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HK Profile: Grace Chan

Written by
Anna Cummins

It takes a certain type of person to become a pageant queen. It takes someone ever-poised, ever-cheerful and oh-so-eloquent. A penchant for charity work helps too. Most importantly, though, they must look damn good in a swimming costume.

So it’s not surprising then that 22-year-old Grace Chan, who fully encompasses these characteristics, was an early favourite to win TVB’s Miss Hong Kong 2013 contest. The serenely confident and glamorous Chan deftly charmed both the judges and the audience, securing 170,000 votes from the public on the way, in the first ever Miss Hong Kong contest to include public voting.

The moment she won marked the culmination of a lifelong dream for Chan, who had longed to enter the pageant ever since she was eight years old. “My mum and dad were in the audience,” she recalls. “The moment that they announced I was the winner, my eyes shot straight at them and then I saw mum crying. And then I just cried!”

Chan is Hong Kong-born, but has lived in Vancouver since she was five. It was only after graduating last year in Canada that she decided to return to her homeland, just in time to enter the pageant. “My mum came back to Hong Kong with me to see if I was going to adjust properly,” she says. “The Hong Kong culture is so different from Vancouver. That was the one thing I had to adjust to… but, because I have enjoyed that simple, quiet kind of life [in Canada], I am ready to jump into something that’s more fast-paced and action-packed. I love Hong Kong!” 

But perhaps Chan still has a tiny bit of adjusting to do in our tech-savvy city. “I didn’t get a mobile phone until I was at university!” she laughs. “And I don’t have Facebook. I just love talking to someone face to face, and I feel like this is just a barrier.” 

Despite the fact that Chan is still adjusting to being in Hong Kong, she has already become a well-known face across the territory. Yet, she seems to be coping with the attention well. “No matter what happens around me,” she says, “I’m just going to continue being myself and being natural. I love wearing my flats, my jeans and just walking around. The media honestly just wants to give you the attention that you deserve. I feel like, if you try to hide, people are going to try and take pictures of you because you are hiding!”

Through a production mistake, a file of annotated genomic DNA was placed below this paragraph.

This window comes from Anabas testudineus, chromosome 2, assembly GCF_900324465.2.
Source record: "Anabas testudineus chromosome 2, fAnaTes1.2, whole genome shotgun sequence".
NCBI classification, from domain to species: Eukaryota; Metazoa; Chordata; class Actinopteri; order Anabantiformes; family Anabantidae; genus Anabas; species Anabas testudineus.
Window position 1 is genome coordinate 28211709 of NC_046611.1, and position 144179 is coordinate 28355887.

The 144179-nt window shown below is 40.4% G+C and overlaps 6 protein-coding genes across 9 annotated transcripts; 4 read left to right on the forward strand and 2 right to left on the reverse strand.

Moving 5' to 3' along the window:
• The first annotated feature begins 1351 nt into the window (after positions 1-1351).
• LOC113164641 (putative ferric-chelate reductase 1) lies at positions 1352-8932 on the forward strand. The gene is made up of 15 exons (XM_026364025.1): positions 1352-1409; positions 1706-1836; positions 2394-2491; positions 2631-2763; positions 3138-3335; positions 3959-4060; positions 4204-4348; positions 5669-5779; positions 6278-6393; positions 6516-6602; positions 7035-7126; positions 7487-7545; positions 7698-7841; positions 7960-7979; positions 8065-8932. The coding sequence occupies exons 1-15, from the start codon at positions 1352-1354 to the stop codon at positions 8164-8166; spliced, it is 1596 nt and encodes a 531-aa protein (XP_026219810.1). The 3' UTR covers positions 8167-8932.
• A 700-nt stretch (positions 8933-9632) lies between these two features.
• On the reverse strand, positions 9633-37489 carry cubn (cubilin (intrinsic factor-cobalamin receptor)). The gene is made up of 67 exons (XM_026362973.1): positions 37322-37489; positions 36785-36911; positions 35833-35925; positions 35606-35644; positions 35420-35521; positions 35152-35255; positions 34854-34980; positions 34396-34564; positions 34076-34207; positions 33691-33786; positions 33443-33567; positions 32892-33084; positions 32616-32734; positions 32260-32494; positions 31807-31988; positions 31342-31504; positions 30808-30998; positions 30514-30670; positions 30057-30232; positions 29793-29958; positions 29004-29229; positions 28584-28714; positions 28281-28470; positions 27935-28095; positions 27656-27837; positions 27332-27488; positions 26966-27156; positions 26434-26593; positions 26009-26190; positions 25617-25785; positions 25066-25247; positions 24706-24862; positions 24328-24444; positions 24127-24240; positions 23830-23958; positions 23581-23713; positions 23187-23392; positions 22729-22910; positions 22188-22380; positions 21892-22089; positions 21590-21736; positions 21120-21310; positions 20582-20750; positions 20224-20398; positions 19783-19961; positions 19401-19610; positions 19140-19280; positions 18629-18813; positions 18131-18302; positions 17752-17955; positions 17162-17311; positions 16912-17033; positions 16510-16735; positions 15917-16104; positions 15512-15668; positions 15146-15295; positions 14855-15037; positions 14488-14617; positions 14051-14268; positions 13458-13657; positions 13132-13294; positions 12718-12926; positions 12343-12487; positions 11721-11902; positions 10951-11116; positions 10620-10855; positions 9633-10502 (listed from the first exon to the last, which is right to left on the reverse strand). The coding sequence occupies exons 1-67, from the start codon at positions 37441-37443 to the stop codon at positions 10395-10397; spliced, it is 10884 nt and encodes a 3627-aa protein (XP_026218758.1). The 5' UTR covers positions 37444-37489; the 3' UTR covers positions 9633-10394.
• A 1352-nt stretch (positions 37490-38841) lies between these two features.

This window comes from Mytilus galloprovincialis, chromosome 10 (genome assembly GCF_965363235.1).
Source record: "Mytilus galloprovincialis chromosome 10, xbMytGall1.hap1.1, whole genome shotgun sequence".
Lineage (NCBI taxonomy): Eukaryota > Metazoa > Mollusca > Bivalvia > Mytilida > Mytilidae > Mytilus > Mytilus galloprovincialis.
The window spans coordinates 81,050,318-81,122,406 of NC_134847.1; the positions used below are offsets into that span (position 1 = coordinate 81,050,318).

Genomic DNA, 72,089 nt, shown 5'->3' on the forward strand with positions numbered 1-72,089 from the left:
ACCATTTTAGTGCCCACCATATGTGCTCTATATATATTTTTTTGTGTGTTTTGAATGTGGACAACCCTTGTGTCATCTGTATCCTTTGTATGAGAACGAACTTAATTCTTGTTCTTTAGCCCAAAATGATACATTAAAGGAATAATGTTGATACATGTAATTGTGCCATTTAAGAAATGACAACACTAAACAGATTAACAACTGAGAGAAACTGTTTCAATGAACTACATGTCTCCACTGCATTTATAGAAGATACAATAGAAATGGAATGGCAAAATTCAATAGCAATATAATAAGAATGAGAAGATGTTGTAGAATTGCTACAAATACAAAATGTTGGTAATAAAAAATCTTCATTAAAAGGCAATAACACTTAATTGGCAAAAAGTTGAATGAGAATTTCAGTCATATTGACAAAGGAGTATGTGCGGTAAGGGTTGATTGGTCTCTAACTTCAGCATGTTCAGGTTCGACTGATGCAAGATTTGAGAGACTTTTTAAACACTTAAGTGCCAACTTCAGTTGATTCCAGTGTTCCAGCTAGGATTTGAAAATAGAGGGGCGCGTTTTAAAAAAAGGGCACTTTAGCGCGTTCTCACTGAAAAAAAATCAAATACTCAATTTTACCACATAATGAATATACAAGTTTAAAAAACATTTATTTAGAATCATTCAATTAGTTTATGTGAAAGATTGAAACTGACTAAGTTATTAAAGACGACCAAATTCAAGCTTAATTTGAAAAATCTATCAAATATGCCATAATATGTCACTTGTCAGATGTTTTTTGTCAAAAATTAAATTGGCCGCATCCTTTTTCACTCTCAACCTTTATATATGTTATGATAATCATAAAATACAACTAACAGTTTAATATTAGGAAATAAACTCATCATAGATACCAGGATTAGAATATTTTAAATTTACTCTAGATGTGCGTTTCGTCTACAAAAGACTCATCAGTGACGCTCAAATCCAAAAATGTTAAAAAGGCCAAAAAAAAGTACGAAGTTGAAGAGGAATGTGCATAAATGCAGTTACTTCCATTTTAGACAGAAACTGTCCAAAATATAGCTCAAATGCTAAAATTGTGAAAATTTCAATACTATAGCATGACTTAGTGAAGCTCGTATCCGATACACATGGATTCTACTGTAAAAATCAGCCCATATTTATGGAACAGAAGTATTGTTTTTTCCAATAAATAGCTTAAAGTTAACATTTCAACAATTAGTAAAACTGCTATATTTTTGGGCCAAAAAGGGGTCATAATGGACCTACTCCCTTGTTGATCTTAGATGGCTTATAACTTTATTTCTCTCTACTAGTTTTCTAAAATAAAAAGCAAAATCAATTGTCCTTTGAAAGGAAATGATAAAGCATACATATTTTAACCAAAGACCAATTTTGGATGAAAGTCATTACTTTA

In recent weeks, Chan has attracted some attention over her exceptionally tiny frame – at 39.5kg she’s the tiniest Miss Hong Kong. However, she brushes this off. “This is who I am, and I have been like this since I was young,” she says confidently. “All my friends know I am healthy – and I live a very balanced life. If I show that I’m happy with who I am, then they can’t bother me.”

More recently, Chan has also garnered attention following comments she made on TVB News, apparently voicing her support of universal suffrage. She has clearly become a little more wary, especially as her comments were subsequently pulled from the main broadcast. “I think I was shocked that the comment was a little bit taken out of context,” she says. “I was relating [my comments] back to the pageant itself. But once it’s out, you can’t change it. It gives me more awareness of how people will take what I say, and how they will turn it.”

She doesn’t, however, seem apologetic for speaking her mind. “Any person should be aware of the things that are happening around them – whether politically or economically. It’s great we have an environment where we are able to actually express these opinions.”

Being Miss Hong Kong may not be quite as glam as people imagine, however. “Seeing [the pageant] on TV, you think that the whole process is like a fairytale – but it’s not! I can’t say the whole process was like ‘I am on cloud nine!’ because there is so much work that goes into it, and the late hours as well. There were a lot of rehearsals – just knowing where to stand is a lot of work!” 

While Chan hasn’t decided what she wants to do after this year, she is concentrating on working hard at all her community engagements. “Sometimes I’m working seven days a week, but I like it!” she says with zeal. “Every day is so exciting!” 
Anna Cummins

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